Gov. Bobby Jindal sided with conservative groups Friday and vetoed a bill that would have created a new legal and regulatory framework for surrogacy births in Louisiana. ...I don't really get the reasoning here. Lesbians can still get test-tube babies. Teenagers can still get pregnant. Welfare queens still get paid for each additional baby they have. Non-custodial dads still get locked out of their kids' lives.
In his veto letter, the Republican governor said questions about surrogacy weren't studied enough, and he noted the "serious concerns" raised by the conservative Louisiana Family Forum, the Louisiana Conference of Catholic Bishops and other social conservative groups.
"Creating a state sanctioned regulatory structure for contracts pertaining to the birth of children has a profound impact on the traditional beginnings of the family and is an important topic worthy of heightened scrutiny and consensus," wrote Jindal.
"Given the range of opposition, I am not satisfied that the questions and concerns ... have been sufficiently studied and thoroughly debated by the legislature at this time," he said. ...
The bill would have placed limits on surrogacy that don't currently exist, including spelling out that a surrogate only could be allowed for a married couple, consisting of a man and a woman, who can't otherwise have a biological child.
It also would have described who could be a surrogate and banned any payments for carrying the child, except for medical and legal expenses related to the pregnancy.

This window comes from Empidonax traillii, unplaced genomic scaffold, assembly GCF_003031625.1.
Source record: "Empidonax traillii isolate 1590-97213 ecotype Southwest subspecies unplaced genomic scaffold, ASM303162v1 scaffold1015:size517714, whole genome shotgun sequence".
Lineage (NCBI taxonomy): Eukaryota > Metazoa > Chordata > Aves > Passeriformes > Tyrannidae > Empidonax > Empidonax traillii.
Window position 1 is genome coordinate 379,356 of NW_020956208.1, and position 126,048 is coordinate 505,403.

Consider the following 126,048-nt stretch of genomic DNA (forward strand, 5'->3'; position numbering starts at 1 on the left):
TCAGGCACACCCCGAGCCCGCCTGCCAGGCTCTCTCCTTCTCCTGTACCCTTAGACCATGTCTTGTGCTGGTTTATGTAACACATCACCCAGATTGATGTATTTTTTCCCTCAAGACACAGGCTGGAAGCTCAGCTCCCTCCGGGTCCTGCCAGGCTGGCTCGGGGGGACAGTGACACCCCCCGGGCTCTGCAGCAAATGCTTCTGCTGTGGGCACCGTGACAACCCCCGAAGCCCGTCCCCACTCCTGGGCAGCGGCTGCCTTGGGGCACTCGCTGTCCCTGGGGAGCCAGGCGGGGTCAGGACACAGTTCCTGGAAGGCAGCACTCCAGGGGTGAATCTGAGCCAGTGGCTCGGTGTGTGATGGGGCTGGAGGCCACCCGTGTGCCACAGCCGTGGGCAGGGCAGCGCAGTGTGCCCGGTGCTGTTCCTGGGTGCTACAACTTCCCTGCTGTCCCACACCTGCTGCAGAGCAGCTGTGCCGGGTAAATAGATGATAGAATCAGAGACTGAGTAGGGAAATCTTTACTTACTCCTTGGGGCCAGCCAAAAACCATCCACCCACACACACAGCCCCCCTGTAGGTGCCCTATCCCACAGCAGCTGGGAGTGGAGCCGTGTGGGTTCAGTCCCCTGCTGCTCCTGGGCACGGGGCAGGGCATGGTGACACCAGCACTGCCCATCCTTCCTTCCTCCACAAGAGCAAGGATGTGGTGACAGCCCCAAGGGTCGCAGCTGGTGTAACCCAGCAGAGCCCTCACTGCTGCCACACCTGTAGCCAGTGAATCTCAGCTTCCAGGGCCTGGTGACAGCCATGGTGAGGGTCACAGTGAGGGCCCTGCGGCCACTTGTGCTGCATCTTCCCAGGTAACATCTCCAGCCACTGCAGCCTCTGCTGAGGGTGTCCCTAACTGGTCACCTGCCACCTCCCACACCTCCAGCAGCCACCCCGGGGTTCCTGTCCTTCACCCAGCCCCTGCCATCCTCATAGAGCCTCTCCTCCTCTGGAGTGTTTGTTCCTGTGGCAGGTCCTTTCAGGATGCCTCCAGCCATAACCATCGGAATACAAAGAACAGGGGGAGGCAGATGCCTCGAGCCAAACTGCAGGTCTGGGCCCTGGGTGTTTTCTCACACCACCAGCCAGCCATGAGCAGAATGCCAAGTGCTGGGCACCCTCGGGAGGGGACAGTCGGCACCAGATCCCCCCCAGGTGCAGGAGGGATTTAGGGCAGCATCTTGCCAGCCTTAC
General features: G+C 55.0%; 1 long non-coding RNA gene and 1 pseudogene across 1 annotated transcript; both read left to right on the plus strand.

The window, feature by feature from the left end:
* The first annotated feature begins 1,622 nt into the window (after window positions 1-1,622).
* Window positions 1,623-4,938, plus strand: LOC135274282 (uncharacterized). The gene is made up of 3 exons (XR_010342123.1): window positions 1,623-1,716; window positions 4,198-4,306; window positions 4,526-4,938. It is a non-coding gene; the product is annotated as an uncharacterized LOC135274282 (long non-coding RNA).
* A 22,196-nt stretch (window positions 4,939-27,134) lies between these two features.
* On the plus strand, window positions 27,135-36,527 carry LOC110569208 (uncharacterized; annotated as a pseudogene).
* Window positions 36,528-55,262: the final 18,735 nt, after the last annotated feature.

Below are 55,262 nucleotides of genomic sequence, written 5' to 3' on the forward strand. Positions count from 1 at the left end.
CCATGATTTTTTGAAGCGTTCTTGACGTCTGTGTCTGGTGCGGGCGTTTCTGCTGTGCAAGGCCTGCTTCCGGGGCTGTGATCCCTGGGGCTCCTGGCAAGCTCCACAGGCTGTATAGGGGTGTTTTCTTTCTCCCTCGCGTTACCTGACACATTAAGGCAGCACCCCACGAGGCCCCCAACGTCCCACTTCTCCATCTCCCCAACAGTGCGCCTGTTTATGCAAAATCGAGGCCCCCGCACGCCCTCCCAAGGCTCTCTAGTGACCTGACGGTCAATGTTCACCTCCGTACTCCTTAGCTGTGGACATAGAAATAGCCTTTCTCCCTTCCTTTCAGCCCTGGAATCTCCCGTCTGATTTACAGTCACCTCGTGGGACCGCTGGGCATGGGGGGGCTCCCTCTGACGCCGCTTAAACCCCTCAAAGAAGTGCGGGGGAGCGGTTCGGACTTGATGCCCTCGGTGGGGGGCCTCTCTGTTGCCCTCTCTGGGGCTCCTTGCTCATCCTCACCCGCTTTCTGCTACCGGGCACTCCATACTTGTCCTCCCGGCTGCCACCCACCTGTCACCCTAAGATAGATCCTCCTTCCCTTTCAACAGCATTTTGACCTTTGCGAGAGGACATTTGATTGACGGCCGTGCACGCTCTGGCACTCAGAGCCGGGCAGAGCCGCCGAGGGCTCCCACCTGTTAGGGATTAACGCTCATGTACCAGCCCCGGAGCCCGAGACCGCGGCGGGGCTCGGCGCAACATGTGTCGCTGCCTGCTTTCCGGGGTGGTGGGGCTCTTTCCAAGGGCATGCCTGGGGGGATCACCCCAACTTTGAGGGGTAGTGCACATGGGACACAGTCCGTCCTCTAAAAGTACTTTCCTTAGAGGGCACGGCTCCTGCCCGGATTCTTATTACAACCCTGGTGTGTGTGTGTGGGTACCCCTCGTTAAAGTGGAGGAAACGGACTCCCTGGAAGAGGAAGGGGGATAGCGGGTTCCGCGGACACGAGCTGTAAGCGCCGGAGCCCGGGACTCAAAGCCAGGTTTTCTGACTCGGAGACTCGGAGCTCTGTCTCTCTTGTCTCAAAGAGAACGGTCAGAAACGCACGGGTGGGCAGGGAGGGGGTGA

This veto follows other vetoes:
A veto by Louisiana governor Bobby Jindal would have him follow in the footsteps of Minnesota governor Tim Pawlenty in 2008, and New Jersey governor Chris Christie in 2012. Washington Post columnist Kathleen Parker, in a piece entitled “Surrogacy Exposed” says that a Jindal veto would be “an act of principled courage.” ...Not a good recipe? And our family court system is a good recipe? If they want to respect the dignity of families, then then should stop having family courts micro-manage them.
The bottom line is that this high-tech form of human trafficking treats women and unborn children as commodities. Treating Louisiana women as “ovens” is simply not a good recipe for a state that respects the dignity of women, children and families.